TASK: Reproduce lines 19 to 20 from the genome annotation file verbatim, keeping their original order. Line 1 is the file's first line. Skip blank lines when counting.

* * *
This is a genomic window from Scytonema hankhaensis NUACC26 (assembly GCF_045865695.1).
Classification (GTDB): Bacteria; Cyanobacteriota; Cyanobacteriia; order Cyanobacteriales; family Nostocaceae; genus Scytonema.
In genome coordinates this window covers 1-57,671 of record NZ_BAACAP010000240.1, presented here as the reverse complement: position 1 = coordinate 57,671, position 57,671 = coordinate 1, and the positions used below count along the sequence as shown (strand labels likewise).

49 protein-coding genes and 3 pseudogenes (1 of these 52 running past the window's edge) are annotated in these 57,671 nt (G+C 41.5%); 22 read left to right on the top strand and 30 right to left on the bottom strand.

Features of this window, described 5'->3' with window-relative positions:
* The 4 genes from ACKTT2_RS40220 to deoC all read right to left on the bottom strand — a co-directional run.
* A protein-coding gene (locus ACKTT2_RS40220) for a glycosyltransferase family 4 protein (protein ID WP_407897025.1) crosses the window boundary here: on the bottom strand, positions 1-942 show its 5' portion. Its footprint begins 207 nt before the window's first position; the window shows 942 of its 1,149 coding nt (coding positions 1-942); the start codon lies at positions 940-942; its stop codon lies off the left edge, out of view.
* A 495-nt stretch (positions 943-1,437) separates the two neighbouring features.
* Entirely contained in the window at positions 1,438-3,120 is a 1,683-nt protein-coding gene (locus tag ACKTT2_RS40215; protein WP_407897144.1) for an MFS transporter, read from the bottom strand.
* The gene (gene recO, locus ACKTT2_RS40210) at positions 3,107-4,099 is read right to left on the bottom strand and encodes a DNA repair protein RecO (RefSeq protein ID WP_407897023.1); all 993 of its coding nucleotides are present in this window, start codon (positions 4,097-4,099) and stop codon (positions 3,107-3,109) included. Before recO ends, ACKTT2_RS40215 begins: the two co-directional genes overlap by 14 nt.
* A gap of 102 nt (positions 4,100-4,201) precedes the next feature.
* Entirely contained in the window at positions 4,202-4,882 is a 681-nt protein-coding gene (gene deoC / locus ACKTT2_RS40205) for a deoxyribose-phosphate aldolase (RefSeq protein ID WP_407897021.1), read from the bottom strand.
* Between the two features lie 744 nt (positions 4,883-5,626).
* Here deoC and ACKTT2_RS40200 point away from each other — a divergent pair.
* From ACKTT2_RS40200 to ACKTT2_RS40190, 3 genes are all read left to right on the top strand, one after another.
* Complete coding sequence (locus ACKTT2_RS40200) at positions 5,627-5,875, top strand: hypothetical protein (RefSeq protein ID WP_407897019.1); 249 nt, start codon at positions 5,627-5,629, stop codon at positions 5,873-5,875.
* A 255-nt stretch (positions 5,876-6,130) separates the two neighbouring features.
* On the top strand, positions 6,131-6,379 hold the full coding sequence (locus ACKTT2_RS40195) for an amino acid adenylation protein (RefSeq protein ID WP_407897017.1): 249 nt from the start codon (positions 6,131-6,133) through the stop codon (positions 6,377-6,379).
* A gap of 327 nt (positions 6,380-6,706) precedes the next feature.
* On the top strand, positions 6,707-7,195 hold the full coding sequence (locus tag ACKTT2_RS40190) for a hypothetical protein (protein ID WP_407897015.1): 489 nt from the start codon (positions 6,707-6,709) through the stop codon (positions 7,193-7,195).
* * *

* A gap of 327 nt (positions 6,380-6,706) precedes the next feature.
* On the top strand, positions 6,707-7,195 hold the full coding sequence (locus tag ACKTT2_RS40190) for a hypothetical protein (protein ID WP_407897015.1): 489 nt from the start codon (positions 6,707-6,709) through the stop codon (positions 7,193-7,195).